Map the external value chain

A circular procurement project is all about achieving shared goals. That will require cooperation. To determine what this cooperation should look like, it is important to get an idea of the parties involved, both within your internal organisation and in the external value chain. It may help you to sketch an outline of the value chain.

Analyse how the external value chain is composed, from the production of raw materials to waste management. Map this value chain and the relations between parties. Also try to identify the revenue models, and therefore the interests, of the various value chain partners. Next, make a graphic representation of the new (circular) value chain that you have in mind. Use this as a basis for the discussions with market players. 

What form should your cooperation with the external value chain take?

How deep you can penetrate into the value chain also depends on the complexity of a product and therefore on the complexity of the value chain. The value chain for a complex product (e.g. a mobile phone) consists of thousands of parties, while the value chain for a relatively simple product (e.g. a desk) is not so complicated.

When mapping the interests, you should also take the technical life cycle into account. Although it may be possible to completely close the value chain for products with a relatively short life cycle (e.g. workwear), in terms of organisation this may not yet be practical for products with a relatively long life cycle (e.g. a cycle path). In the long term, the continuity of market parties is difficult to guarantee. Moreover, a product's life cycle is inherently linked to the business model. You should therefore take the underlying incentives of the various business models into account.

This means that the complexity and the life cycle of a product determine the way you cooperate with the external value chain. There are three options (+ source: Copper8, 2018), that are illustrated in the figure below:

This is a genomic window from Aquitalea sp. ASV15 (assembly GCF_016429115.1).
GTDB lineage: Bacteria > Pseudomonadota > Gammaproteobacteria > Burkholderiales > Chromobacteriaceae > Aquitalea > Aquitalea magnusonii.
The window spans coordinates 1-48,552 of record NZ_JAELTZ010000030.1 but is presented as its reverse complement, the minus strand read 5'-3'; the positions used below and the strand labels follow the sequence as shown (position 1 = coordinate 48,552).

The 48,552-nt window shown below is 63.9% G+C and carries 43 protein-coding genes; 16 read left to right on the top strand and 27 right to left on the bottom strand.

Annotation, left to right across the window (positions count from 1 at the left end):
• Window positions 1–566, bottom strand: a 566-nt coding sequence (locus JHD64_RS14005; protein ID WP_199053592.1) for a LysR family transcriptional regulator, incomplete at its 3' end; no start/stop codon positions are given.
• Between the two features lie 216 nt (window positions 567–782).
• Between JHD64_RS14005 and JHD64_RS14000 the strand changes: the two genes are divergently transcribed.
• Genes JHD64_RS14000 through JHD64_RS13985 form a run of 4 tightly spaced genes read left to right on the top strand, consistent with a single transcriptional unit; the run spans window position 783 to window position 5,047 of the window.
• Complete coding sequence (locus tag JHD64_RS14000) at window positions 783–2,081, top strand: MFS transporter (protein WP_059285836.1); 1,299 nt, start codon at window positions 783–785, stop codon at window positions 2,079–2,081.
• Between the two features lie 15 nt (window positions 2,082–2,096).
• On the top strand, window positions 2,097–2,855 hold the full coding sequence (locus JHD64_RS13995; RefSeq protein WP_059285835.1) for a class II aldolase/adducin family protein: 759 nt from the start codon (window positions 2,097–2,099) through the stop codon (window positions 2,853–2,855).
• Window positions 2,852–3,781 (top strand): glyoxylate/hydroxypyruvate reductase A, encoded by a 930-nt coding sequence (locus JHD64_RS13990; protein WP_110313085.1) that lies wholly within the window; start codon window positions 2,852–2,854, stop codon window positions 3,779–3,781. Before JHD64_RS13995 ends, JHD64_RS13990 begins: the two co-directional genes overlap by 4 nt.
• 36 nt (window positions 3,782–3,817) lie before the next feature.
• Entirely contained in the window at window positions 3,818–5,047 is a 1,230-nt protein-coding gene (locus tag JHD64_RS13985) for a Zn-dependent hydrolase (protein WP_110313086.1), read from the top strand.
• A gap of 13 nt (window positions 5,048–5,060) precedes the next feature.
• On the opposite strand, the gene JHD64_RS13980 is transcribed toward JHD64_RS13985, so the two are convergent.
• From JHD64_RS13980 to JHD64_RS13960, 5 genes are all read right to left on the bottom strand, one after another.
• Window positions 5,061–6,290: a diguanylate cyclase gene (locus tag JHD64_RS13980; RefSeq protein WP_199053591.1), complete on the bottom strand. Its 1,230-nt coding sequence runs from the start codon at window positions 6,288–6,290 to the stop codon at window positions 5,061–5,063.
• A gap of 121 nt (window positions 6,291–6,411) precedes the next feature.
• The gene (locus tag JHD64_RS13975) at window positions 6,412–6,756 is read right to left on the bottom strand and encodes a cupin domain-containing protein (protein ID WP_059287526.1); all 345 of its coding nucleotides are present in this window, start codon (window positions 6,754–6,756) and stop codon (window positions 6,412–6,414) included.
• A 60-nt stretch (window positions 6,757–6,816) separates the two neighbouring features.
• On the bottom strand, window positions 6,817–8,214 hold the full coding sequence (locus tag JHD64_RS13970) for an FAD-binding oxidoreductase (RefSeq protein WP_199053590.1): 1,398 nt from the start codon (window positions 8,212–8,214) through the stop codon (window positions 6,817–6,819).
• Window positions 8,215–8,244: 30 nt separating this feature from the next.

• Close the value chain - for relatively simple products with a short life cycle. Examples: paper, coffee cups, catering;
  • Deeper in the ‘linear‘ value chain - where cycles can be closed at component or material level, such as office furniture, clothing and multifunctional devices;
  • Different perspectives round the table - to make a product as circular as technically possible, taking into account the potential for reuse, such as buildings and roads.
The way in which you involve the external value chain also depends on the complexity and technical life cycle of the product you are procuring. Source: Copper8 (2018), Circular Procurement in 8 Steps.
The way in which you involve the external value chain also depends on the complexity and technical life cycle of the product you are procuring. Source: Copper8 (2018), Circular Procurement in 8 Steps.

Dealing with conflicting interests

Procurement projects often involve conflicting interests. An internal client may demand maximum quality for a low price. On the other hand, a contractor may want to generate the highest possible turnover, in order to benefit from products of sub-optimal quality that may need to be replaced sooner.

In a circular economy we strive for maximum value retention and we therefore demand maximum quality. A financial incentive will motivate suppliers to deliver maximum quality during a product's life cycle. This means there are two important conditions to make a circular procurement project successful:

  • Create a common interest for client and supplier, based on the retention value of products and (raw) materials.
  • Safeguard this common interest with a financial agreement ensuring minimum costs for purchase and usage of the product, e.g. Total Cost of Ownership (TCO).

For example, when an organisation needs new office furniture, the office furniture, including maintenance and take-back service, is procured for a period of ten years. Evaluation of the procurement project includes the total price of delivery and maintenance and any proceeds from take-back.

In this model both parties benefit from high quality. The client has good quality furniture for a period of ten years and the supplier earns more if no maintenance is required.

Tips

  • Before you start a procurement project, first map the external parties involved.
  • Make a graphic representation of the new (circular) value chain that you have in mind. Use this as a basis for discussions with market players about cooperation within the value chain.
  • Create a common interest that ensures both client and supplier benefit financially from value retention of the products supplied.

Inspiring examples

Background information

Suggestions and/or additions?